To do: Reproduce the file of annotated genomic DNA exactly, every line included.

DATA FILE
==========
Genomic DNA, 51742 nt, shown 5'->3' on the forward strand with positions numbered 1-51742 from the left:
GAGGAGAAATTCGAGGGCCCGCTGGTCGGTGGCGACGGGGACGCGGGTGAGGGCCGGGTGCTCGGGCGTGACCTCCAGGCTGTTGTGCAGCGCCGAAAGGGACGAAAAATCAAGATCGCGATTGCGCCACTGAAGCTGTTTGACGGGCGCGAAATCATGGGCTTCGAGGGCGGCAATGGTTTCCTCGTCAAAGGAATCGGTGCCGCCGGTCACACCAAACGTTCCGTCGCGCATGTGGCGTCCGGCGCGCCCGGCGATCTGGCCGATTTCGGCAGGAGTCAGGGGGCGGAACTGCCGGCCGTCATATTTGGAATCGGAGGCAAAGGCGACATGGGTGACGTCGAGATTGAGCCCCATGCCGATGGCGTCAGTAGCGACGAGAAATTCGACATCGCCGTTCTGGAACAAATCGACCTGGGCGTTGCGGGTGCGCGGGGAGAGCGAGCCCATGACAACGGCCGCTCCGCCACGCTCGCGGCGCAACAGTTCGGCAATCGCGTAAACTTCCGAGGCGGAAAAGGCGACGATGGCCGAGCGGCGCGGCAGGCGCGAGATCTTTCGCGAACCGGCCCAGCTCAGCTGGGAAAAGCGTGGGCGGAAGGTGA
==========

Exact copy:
Genomic DNA, 51742 nt, shown 5'->3' on the forward strand with positions numbered 1-51742 from the left:
GAGGAGAAATTCGAGGGCCCGCTGGTCGGTGGCGACGGGGACGCGGGTGAGGGCCGGGTGCTCGGGCGTGACCTCCAGGCTGTTGTGCAGCGCCGAAAGGGACGAAAAATCAAGATCGCGATTGCGCCACTGAAGCTGTTTGACGGGCGCGAAATCATGGGCTTCGAGGGCGGCAATGGTTTCCTCGTCAAAGGAATCGGTGCCGCCGGTCACACCAAACGTTCCGTCGCGCATGTGGCGTCCGGCGCGCCCGGCGATCTGGCCGATTTCGGCAGGAGTCAGGGGGCGGAACTGCCGGCCGTCATATTTGGAATCGGAGGCAAAGGCGACATGGGTGACGTCGAGATTGAGCCCCATGCCGATGGCGTCAGTAGCGACGAGAAATTCGACATCGCCGTTCTGGAACAAATCGACCTGGGCGTTGCGGGTGCGCGGGGAGAGCGAGCCCATGACAACGGCCGCTCCGCCACGCTCGCGGCGCAACAGTTCGGCAATCGCGTAAACTTCCGAGGCGGAAAAGGCGACGATGGCCGAGCGGCGCGGCAGGCGCGAGATCTTTCGCGAACCGGCCCAGCTCAGCTGGGAAAAGCGTGGGCGGAAGGTGA